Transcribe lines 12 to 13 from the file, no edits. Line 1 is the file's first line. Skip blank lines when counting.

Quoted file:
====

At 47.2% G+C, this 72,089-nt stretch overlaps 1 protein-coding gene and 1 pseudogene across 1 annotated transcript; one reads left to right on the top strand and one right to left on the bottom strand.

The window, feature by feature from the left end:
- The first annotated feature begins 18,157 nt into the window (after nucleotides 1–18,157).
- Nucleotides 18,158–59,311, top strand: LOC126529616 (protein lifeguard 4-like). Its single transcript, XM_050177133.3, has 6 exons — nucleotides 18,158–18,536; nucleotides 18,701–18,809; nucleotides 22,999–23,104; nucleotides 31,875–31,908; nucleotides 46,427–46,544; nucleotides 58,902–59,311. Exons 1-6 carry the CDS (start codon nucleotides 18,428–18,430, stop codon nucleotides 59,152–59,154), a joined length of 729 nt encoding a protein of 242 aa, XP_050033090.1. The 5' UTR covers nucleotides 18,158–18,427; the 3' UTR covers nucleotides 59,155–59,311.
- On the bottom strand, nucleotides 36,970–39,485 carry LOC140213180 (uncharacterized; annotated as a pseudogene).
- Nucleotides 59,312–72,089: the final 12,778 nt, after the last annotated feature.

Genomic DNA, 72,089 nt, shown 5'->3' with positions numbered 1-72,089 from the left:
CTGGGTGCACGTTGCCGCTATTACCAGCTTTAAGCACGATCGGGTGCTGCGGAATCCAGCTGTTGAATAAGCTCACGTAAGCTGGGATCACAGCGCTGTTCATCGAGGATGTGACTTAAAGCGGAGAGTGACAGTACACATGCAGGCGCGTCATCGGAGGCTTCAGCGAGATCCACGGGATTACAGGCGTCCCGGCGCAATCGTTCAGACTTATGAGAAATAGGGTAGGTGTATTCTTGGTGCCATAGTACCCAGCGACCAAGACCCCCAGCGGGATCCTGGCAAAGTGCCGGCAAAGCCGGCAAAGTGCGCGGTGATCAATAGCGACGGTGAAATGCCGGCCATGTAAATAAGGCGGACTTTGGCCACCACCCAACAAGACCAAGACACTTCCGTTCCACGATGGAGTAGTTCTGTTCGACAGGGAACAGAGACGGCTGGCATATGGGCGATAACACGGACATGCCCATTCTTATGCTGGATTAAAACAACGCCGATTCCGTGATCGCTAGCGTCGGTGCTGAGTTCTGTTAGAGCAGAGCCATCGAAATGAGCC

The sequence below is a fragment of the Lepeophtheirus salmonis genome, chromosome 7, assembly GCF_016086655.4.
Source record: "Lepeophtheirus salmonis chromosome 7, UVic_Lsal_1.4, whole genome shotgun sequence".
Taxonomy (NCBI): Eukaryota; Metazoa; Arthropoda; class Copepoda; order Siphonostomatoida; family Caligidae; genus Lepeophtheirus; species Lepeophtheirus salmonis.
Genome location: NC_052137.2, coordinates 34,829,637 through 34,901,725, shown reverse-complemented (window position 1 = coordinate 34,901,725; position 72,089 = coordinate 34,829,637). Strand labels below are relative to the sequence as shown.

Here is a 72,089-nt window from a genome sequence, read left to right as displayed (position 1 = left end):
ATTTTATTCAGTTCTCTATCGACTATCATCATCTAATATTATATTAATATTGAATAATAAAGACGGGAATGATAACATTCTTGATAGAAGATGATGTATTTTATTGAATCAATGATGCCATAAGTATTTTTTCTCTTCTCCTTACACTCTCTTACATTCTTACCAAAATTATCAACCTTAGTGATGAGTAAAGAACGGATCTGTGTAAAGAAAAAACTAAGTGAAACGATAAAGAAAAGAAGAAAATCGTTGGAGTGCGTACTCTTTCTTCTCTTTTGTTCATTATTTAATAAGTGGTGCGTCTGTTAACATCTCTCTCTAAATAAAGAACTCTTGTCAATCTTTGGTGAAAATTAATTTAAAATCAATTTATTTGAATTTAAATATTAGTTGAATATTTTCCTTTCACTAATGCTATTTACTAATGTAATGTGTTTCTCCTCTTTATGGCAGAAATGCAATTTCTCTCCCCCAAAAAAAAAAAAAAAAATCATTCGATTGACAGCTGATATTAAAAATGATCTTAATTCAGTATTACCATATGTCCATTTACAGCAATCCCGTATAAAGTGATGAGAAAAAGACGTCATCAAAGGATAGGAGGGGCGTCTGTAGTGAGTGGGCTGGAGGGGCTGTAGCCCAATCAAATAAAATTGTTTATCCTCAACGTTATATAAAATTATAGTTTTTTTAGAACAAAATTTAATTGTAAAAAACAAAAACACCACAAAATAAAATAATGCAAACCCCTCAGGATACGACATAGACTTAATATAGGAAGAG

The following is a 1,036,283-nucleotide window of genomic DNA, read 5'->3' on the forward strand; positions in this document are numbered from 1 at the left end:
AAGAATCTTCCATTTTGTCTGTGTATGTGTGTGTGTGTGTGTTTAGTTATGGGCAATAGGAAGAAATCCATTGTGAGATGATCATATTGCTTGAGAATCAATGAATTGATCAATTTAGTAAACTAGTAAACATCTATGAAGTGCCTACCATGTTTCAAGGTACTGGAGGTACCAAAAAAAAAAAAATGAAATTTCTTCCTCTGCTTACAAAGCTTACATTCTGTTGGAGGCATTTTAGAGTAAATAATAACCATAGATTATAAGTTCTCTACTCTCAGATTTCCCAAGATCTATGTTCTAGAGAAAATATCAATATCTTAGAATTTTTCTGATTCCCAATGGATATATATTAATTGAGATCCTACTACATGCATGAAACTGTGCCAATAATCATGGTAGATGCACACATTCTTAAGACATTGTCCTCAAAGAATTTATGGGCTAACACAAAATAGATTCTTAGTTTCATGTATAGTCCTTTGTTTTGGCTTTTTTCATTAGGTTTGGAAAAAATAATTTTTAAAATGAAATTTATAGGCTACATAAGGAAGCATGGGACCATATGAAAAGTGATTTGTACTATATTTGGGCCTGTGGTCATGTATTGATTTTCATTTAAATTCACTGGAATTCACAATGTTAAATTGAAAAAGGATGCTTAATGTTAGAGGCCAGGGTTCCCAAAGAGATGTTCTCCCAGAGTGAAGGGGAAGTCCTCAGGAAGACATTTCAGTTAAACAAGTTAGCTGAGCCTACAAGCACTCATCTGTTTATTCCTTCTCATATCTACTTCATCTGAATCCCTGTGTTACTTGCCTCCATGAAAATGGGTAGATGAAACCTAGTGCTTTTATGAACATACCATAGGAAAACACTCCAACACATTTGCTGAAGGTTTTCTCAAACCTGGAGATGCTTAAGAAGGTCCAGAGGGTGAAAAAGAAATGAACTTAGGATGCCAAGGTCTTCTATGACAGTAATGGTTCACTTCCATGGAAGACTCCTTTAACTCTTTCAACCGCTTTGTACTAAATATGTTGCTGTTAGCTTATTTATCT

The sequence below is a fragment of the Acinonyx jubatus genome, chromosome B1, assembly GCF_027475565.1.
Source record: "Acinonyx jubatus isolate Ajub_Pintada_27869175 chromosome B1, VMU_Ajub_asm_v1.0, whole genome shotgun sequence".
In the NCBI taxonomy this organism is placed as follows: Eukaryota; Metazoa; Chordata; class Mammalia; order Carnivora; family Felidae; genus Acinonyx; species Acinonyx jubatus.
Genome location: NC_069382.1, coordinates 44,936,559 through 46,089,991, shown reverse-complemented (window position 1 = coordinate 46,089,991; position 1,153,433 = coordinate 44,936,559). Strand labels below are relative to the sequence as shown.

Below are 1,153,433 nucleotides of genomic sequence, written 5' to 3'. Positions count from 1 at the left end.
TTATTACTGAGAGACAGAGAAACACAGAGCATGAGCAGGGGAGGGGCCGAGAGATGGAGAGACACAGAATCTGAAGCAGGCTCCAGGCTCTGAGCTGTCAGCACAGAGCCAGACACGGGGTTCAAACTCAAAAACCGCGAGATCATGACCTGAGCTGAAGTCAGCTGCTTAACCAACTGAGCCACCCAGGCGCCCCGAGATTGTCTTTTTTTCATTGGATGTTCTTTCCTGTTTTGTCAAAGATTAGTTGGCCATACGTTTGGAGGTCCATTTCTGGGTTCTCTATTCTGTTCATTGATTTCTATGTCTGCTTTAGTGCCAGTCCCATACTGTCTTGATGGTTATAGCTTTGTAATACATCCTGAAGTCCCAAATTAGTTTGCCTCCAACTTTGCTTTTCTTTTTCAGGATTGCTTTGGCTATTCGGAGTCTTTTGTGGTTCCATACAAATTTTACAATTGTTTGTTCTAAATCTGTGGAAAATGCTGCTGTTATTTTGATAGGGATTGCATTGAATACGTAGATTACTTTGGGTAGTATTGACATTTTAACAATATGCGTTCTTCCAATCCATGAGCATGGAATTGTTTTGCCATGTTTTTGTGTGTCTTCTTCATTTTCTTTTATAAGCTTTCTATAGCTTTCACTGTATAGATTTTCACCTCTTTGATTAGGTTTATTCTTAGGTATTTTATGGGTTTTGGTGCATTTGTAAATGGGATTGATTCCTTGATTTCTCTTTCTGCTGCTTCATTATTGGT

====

Genome location: NC_052137.2, coordinates 34,829,637 through 34,901,725, shown reverse-complemented (window position 1 = coordinate 34,901,725; position 72,089 = coordinate 34,829,637). Strand labels below are relative to the sequence as shown.

Here is a 72,089-nt window from a genome sequence, read left to right as displayed (position 1 = left end):